I’ve interviewed more than eleven thousand people in my life. I’ve worked with and interacted with countless more. It never ceases to amaze me the consistency across individuals, positions, industries, and any other variable you can imagine when it comes to sabotaging careers.
The good news is I’ve highlighted what I consider the seven worst career mistakes you continue to make. Sometimes, simply knowing what the problem is can help cure it. In other instances, it’ll take more effort.
Here we go…
Not networking outside your company
Even if you’re the most popular person in your ten-thousand-person company, you need to continually connect with others outside your organization. I’d extend this to getting to know people outside your profession. Going through life as a team-of-one will get you nowhere fast. Check out How to Build Your Professional Network, and You’re Only as Strong as Your Network—4 Keys to Building Relationships.
Not taking the leap
Most people operate from a failure-avoidance position when they should be approaching it from the I’ll-make-it-happen perspective. Not taking a chance on something you love will be your biggest regret in life. See How to Figure Out Your Purpose in Life in Fewer Than 600 Words and 5 Requirements for a Successful Career Change.
Not knowing your value
This is a two-parter. It amazes me that few people truly understand what they earn. It’s a bit less astonishing that people don’t understand their value in the market. First, get a grip on your current value by checking out Know Your Financial Value Before Changing Jobs. Second, do some investigating outside your company to see what others in your profession are earning.
Not keeping up with the latest trends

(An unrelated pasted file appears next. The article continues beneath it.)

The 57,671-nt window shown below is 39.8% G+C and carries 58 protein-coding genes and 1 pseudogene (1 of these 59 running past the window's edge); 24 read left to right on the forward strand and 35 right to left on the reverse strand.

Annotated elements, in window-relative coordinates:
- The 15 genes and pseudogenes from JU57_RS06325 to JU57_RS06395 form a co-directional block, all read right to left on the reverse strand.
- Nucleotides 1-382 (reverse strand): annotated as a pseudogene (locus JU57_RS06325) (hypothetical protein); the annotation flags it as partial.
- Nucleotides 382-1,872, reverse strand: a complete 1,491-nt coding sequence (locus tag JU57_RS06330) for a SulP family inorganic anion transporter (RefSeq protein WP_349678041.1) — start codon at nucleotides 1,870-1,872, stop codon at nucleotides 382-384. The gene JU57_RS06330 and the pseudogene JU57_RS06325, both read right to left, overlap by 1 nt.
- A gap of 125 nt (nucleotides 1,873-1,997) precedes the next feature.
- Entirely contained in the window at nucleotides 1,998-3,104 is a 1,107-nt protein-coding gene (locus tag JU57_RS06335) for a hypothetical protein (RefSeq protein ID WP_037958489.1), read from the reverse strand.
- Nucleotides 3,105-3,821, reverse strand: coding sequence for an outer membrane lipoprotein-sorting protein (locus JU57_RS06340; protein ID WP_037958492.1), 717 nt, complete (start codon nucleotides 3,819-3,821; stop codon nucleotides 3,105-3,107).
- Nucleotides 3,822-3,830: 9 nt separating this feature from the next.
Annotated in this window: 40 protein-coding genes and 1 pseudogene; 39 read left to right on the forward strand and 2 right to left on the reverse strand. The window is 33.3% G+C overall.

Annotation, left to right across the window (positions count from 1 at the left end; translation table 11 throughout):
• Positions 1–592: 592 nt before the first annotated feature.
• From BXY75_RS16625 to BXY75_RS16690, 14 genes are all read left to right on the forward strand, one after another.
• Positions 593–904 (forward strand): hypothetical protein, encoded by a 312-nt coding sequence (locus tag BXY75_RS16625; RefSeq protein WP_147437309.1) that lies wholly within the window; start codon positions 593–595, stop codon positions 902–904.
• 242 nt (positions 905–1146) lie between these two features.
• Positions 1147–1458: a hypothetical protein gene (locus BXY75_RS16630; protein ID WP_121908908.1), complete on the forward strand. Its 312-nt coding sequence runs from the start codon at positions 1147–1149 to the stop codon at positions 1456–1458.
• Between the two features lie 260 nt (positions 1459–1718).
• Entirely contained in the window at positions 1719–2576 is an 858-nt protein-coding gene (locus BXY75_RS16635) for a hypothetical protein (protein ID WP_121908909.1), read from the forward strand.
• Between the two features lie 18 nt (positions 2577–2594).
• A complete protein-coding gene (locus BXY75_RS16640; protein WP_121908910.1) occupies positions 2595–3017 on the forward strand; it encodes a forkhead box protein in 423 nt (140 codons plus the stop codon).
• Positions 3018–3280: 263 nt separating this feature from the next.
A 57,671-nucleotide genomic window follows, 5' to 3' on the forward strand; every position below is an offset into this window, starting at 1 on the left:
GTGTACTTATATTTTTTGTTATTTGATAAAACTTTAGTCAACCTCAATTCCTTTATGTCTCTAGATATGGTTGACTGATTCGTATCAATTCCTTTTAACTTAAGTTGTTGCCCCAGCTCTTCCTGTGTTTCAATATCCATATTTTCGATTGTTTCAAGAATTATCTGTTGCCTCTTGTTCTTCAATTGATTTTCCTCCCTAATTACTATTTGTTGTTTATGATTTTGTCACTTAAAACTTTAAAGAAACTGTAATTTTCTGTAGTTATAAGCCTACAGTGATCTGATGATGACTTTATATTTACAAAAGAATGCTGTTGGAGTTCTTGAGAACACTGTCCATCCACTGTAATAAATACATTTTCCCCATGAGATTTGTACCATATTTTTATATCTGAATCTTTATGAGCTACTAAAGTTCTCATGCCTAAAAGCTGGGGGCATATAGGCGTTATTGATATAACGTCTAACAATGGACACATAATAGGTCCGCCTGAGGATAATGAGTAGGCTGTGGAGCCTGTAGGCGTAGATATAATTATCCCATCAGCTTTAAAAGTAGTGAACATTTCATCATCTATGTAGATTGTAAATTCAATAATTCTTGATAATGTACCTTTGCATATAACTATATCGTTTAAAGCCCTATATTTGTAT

Staying behind the latest curves makes you appear uniformed when interacting with people outside your organization (maybe even inside). This, of course, becomes harmful when you are job interviewing. Start reading more blogs for your profession. Keep reading mine no matter your profession. 🙂
Overestimating what you can accomplish today and underestimating what you can achieve in your lifetime
How many to-do’s can you accomplish today? Tomorrow morning, count the ones you didn’t accomplish. Were your eyes bigger than your stomach? Why do you think at any moment you can do more, but over your lifetime think you’ll achieve less? Start writing that New York Times Bestseller. Draft that screenplay. Build your company. Determine how you’ll get your message out to millions of people. Incremental, directed change today will accumulate exponentially as time goes by.
You quit your job search because you’re newly employed or happily employed or both
I assure you, your dream job will never come floating along right when you need it to. Remain open and never rest on a steady paycheck or stop networking (see above). Today’s market is not your parents’ market and it’s definitely not your grandparents’ market. We are operating in an attention-deficit-disorder world. Whether it’s your or your employer’s fault is irrelevant. Protect yourself.
You think you need a boss or mentor or anyone other than yourself to direct your career
You can outsource a lot of things in your life, but your career isn’t one of them. Own it. Take steps. Take chances. Make mistakes. Repeat. Before you know it, I’ll be reading about you, what you accomplished, and how it’s improved the world!
As always, I’d love to hear from you: What do you consider the greatest career killers?